Look, the point of a mandate isn't to dictate how people should live their lives - it's to prevent some people from gaming the system. Under the Obama plan, healthy people could choose not to buy insurance, then sign up for it if they developed health problems later. This would lead to higher premiums for everyone else. It would reward the irresponsible, while punishing those who did the right thing and bought insurance while they were healthy.

Here's an analogy. Suppose someone proposed making the Medicare payroll tax optional: you could choose not to pay the tax during your working years if you didn't think you'd actually need Medicare when you got older - except that you could change your mind and opt back in if you started to develop health problems.

Can we all agree that this would fatally undermine Medicare's finances? Yet Mr. Obama is proposing basically the same rules for his allegedly universal health care plan.

So how much does all this matter?

:bounce:Mr. Obama's health plan is weaker than those of his Democratic rivals, but it's infinitely superior to, say, what Rudy Giuliani has been proposing. My main concern right now is with Mr. Obama's rhetoric: by echoing the talking points of those who oppose any form of universal health care, he's making the task of any future president who tries to deliver universal care considerably more difficult.



:bounce: I'd add, however, a further concern: the debate over mandates has reinforced the uncomfortable sense among some health reformers that Mr. Obama just isn't that serious about achieving universal care - that he introduced a plan because he had to, but that every time there's a hard choice to be made he comes down on the side of doing...



LESS. :nuke:
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gateley Donating Member (1000+ posts) Send PM | Profile | Ignore Fri Dec-07-07 10:17 PM
Response to Original message
8. Your comment reminds me that I watched a forum the other day where Obama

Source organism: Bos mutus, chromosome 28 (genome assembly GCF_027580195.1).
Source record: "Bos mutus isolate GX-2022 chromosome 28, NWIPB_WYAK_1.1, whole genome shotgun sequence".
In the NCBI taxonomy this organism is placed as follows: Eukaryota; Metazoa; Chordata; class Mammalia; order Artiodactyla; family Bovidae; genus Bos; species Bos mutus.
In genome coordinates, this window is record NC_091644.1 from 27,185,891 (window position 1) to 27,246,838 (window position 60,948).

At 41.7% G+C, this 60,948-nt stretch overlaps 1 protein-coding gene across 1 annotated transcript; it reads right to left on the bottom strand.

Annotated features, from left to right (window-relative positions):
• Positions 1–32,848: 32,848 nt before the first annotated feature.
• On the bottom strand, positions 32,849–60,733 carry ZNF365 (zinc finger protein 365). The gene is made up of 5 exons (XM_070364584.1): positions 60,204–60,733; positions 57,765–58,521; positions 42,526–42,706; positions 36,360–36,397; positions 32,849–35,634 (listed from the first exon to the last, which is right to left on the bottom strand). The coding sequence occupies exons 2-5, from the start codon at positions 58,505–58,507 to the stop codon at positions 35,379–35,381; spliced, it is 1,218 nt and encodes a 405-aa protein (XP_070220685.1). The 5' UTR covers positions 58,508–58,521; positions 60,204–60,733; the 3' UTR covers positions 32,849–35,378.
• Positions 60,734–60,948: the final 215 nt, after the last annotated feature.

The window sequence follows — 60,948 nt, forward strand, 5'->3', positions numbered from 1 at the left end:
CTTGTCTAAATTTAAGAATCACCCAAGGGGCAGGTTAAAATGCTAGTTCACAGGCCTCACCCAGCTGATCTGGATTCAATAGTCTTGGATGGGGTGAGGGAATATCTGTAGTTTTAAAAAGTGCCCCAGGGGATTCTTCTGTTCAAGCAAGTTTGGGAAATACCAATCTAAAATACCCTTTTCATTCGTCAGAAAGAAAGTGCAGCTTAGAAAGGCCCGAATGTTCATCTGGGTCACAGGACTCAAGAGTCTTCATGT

told the audience his health car plan lets you buy in just like the one the Senate offers. I remember thinking, what if people can't afford to buy in?

I'm honestly not all that familiar with The Three's plans because I've been focusing on Biden, but Biden's plan would immediately cover kids and catastrophic illnesses, and for the rest of the people, a sliding scale premium -- if you don't have the money, you're covered for free. Doesn't Obama's plan have such a provision?
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zulchzulu Donating Member (1000+ posts) Send PM | Profile | Ignore Fri Dec-07-07 10:17 PM
Response to Original message
9. Krugman is absolutely misinformed on how mandated healthcare insurance would be implemented
I agree with Krugman on "Medicare For All". However, I did an OP where I think he's wrong on several issues with mandates and other issues.

http://www.democraticunderground.com/discuss/duboard.ph...

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penguin7 Donating Member (962 posts) Send PM | Profile | Ignore Fri Dec-07-07 10:26 PM
Response to Original message
11. What a silly argument
Both plans suck.
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penguin7 Donating Member (962 posts) Send PM | Profile | Ignore Fri Dec-07-07 10:29 PM
Response to Reply #11
13. Actually neither really have plans
Just assorted talking points.
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David Dunham Donating Member (1000+ posts) Send PM | Profile | Ignore Fri Dec-07-07 10:28 PM
Response to Original message
12. Krugman has nailed Obama!!!!!!!!!!!!!!!!!!!!
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zulchzulu Donating Member (1000+ posts) Send PM | Profile | Ignore Fri Dec-07-07 10:32 PM
Response to Reply #12
15. OK... your turn since no other Hillary supporter will answer my question
Here it is...

How will Hillary's mandated healthcare insurance policy be implemented and what are the penalties if someone wants to opt out of the plan?

Simple question...do you have an answer?

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ClarkUSA Donating Member (1000+ posts) Send PM | Profile | Ignore Fri Dec-07-07 10:34 PM